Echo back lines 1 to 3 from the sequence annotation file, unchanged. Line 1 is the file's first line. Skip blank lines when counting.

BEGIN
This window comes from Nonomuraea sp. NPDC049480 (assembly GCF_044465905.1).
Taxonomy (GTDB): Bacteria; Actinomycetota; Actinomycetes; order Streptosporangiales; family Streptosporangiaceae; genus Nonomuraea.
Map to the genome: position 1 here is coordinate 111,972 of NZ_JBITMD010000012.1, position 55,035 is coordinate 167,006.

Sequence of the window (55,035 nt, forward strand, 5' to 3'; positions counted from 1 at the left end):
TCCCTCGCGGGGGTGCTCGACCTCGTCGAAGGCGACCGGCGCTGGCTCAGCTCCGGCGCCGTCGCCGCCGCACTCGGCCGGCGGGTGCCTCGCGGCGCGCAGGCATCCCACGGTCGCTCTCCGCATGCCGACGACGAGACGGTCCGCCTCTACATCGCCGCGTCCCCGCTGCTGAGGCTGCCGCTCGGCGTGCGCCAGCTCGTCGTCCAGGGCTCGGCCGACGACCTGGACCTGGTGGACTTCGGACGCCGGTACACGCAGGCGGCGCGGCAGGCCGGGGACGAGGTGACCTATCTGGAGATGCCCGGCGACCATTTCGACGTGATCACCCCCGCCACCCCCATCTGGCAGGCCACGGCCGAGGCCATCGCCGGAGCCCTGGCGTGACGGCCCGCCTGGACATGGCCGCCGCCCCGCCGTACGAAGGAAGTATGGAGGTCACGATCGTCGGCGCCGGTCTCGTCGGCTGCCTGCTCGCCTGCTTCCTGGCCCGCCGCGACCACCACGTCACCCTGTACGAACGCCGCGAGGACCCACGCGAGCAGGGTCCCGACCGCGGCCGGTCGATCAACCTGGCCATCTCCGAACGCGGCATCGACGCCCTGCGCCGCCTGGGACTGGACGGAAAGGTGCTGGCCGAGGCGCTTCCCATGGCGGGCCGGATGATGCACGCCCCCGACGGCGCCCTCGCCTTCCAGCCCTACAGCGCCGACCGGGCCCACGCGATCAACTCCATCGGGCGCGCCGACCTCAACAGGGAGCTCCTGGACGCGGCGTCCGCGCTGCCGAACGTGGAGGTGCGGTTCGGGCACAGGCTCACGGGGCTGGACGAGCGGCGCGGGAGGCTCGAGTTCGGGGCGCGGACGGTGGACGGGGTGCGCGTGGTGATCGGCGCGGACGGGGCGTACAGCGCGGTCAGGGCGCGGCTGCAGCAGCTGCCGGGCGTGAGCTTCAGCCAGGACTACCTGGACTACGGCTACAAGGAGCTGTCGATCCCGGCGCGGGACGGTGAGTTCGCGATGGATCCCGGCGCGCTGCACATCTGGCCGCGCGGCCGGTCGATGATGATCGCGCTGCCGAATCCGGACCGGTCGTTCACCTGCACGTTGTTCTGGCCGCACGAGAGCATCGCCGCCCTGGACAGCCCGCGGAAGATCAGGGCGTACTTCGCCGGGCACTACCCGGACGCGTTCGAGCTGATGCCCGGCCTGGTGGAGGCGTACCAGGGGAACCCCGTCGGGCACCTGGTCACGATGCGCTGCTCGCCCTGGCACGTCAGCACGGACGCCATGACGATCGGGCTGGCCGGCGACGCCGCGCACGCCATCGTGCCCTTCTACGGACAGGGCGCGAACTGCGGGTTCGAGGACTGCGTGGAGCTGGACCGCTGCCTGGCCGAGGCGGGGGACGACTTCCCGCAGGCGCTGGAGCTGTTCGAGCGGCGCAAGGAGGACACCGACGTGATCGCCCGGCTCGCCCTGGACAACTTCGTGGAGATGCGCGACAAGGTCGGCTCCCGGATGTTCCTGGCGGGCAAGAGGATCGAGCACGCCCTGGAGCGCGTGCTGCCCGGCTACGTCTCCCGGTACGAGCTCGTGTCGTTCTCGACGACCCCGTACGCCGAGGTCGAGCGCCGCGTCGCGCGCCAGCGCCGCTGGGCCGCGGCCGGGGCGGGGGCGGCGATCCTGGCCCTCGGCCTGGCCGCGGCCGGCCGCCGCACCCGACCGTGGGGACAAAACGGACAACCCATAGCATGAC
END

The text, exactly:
This window comes from Nonomuraea sp. NPDC049480 (assembly GCF_044465905.1).
Taxonomy (GTDB): Bacteria; Actinomycetota; Actinomycetes; order Streptosporangiales; family Streptosporangiaceae; genus Nonomuraea.
Map to the genome: position 1 here is coordinate 111,972 of NZ_JBITMD010000012.1, position 55,035 is coordinate 167,006.